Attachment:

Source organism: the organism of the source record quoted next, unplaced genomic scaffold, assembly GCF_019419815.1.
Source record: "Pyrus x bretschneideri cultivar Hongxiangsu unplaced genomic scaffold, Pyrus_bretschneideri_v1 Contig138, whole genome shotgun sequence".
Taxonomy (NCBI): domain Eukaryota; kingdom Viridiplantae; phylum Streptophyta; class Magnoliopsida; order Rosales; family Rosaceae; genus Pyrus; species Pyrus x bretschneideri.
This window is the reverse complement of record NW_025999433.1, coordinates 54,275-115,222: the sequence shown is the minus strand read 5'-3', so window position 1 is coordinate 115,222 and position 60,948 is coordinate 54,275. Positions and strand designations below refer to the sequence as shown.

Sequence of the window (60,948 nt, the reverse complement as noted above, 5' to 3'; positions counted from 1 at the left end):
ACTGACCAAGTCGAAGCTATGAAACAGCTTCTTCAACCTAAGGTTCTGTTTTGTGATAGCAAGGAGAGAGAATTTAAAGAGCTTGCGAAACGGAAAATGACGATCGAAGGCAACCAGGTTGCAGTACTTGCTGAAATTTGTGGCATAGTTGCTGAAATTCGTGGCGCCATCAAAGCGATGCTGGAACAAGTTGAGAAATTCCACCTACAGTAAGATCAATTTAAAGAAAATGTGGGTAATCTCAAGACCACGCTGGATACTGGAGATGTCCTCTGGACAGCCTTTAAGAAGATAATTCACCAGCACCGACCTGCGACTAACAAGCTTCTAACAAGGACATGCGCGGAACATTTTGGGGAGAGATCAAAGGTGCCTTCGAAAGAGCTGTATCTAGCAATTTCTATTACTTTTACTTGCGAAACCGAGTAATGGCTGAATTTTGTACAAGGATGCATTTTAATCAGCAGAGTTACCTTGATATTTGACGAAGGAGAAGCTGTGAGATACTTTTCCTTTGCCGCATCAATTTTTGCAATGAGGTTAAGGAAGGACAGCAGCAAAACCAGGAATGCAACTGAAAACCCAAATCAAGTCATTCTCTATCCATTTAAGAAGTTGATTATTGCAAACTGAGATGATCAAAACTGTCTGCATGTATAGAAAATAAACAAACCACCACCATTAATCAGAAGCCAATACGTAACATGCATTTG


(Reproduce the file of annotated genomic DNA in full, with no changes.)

Source organism: the organism of the source record quoted next, unplaced genomic scaffold, assembly GCF_019419815.1.
Source record: "Pyrus x bretschneideri cultivar Hongxiangsu unplaced genomic scaffold, Pyrus_bretschneideri_v1 Contig138, whole genome shotgun sequence".
Taxonomy (NCBI): domain Eukaryota; kingdom Viridiplantae; phylum Streptophyta; class Magnoliopsida; order Rosales; family Rosaceae; genus Pyrus; species Pyrus x bretschneideri.
This window is the reverse complement of record NW_025999433.1, coordinates 54,275-115,222: the sequence shown is the minus strand read 5'-3', so window position 1 is coordinate 115,222 and position 60,948 is coordinate 54,275. Positions and strand designations below refer to the sequence as shown.

Sequence of the window (60,948 nt, the reverse complement as noted above, 5' to 3'; positions counted from 1 at the left end):
ACTGACCAAGTCGAAGCTATGAAACAGCTTCTTCAACCTAAGGTTCTGTTTTGTGATAGCAAGGAGAGAGAATTTAAAGAGCTTGCGAAACGGAAAATGACGATCGAAGGCAACCAGGTTGCAGTACTTGCTGAAATTTGTGGCATAGTTGCTGAAATTCGTGGCGCCATCAAAGCGATGCTGGAACAAGTTGAGAAATTCCACCTACAGTAAGATCAATTTAAAGAAAATGTGGGTAATCTCAAGACCACGCTGGATACTGGAGATGTCCTCTGGACAGCCTTTAAGAAGATAATTCACCAGCACCGACCTGCGACTAACAAGCTTCTAACAAGGACATGCGCGGAACATTTTGGGGAGAGATCAAAGGTGCCTTCGAAAGAGCTGTATCTAGCAATTTCTATTACTTTTACTTGCGAAACCGAGTAATGGCTGAATTTTGTACAAGGATGCATTTTAATCAGCAGAGTTACCTTGATATTTGACGAAGGAGAAGCTGTGAGATACTTTTCCTTTGCCGCATCAATTTTTGCAATGAGGTTAAGGAAGGACAGCAGCAAAACCAGGAATGCAACTGAAAACCCAAATCAAGTCATTCTCTATCCATTTAAGAAGTTGATTATTGCAAACTGAGATGATCAAAACTGTCTGCATGTATAGAAAATAAACAAACCACCACCATTAATCAGAAGCCAATACGTAACATGCATTTG